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Chad and Sudan to sign reconciliation agreement in Dakar

March 5, 2008 (DAKAR) — Chadian and Sudanese presidents will sign an agreement to end their long-running conflict in Dakar next week, the AFP reported on Thursday.

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Sudan’s al-Bashir and Chad’s Deby in Riyadh after the signing of a reconcilitaion agreement on May 3, 2007

Relations between Sudan and Chad since more than three years remain very shaky. The two countries trade accusation of supporting their respective rebel groups. The two neighbours signed two reconciliation agreements brokered by Libya and Saudi Arabia but they failed to implement it.

"The heads of state of Sudan and Chad, Omer al-Bashir and Idriss Deby, will definitely sign on March 12, 2008, ahead of the Organisation of the Islamic Conference summit in Dakar, an agreement to finally settle their conflict of nearly two decades," said a source linked to the Senegalese presidency.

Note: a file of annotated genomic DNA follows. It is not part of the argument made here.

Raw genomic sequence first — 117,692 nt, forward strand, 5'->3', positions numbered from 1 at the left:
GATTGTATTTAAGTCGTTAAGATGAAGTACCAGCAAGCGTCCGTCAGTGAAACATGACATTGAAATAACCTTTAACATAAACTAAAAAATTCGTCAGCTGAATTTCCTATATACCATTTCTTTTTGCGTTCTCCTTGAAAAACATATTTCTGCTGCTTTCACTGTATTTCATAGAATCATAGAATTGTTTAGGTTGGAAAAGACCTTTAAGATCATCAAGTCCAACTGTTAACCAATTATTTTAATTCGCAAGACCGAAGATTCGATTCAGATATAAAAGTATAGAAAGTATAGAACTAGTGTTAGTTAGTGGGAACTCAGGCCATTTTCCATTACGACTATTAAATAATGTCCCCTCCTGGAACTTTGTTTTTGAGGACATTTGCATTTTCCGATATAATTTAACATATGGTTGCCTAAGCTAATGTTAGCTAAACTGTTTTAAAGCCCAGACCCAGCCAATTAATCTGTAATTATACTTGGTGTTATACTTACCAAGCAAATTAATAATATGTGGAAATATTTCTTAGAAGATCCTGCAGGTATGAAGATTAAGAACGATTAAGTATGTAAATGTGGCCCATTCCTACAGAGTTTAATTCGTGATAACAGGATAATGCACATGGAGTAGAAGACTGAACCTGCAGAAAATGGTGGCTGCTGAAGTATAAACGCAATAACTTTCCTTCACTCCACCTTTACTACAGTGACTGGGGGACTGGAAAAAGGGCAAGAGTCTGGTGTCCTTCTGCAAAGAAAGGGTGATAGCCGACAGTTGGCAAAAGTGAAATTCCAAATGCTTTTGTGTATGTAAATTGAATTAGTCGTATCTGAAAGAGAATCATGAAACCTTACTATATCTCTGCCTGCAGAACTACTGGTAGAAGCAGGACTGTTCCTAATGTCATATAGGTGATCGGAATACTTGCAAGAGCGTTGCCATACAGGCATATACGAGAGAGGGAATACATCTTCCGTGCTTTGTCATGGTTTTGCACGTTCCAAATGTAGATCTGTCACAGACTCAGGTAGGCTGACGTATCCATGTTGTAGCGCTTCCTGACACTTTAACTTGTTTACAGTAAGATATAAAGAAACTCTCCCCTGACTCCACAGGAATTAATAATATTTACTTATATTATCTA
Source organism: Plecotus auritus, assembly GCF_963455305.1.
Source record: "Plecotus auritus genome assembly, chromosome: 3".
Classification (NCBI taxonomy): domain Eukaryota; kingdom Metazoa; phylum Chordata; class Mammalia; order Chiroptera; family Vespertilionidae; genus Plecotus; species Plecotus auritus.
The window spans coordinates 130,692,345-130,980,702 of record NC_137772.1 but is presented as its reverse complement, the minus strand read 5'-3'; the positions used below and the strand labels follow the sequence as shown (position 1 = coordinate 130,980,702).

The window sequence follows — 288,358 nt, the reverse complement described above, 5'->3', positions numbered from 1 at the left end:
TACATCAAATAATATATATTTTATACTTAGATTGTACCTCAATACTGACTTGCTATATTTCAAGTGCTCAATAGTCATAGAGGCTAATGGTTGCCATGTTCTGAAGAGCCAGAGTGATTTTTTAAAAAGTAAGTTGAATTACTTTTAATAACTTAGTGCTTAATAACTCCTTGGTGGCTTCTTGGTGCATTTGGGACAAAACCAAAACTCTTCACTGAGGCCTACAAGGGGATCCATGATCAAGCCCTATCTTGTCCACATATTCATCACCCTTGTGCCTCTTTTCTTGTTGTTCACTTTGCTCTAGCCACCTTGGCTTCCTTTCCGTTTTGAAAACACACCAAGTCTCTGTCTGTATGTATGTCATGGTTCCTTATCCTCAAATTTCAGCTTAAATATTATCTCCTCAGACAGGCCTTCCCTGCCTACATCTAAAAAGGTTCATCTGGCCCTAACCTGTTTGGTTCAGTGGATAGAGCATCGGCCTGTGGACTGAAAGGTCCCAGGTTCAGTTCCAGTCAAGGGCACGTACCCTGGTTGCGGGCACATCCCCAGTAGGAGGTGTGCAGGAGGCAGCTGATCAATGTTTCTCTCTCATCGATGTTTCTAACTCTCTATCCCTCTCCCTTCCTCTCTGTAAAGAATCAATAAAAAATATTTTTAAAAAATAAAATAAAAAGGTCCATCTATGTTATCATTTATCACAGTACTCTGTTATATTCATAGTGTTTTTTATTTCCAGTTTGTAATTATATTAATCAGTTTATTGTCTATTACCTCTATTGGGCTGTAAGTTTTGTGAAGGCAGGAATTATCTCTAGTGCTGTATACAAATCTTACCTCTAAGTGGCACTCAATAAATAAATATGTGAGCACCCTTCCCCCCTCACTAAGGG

The source, who spoke on condition of anonymity, said that United Nations Secretary General Ban Ki-Moon and the current head of the African Union, Tanzanian President Jakaya Kikwete, would be present.

Al-Bashir and Deby are expected to ink two separated agreements. A general peace accord would be signed along with a separate agreement on its implementation.

Envoys of Senegalese President Abdoulaye Wade had been conducting shuttle diplomacy between Ndjamena and Khartoum, in order to finalize the agreements.

Last week President Wade said that Deby had asked him to intervene.

He further said he had been backed by Libya and Egypt in the latest peace efforts. On Sunday, he said that he would host the Chadian and Sudanese leaders before the OIC summit as part of his mediation.

Wade also said that previous peace accords had not worked because there had been no specific agreement on how they should be out into effect.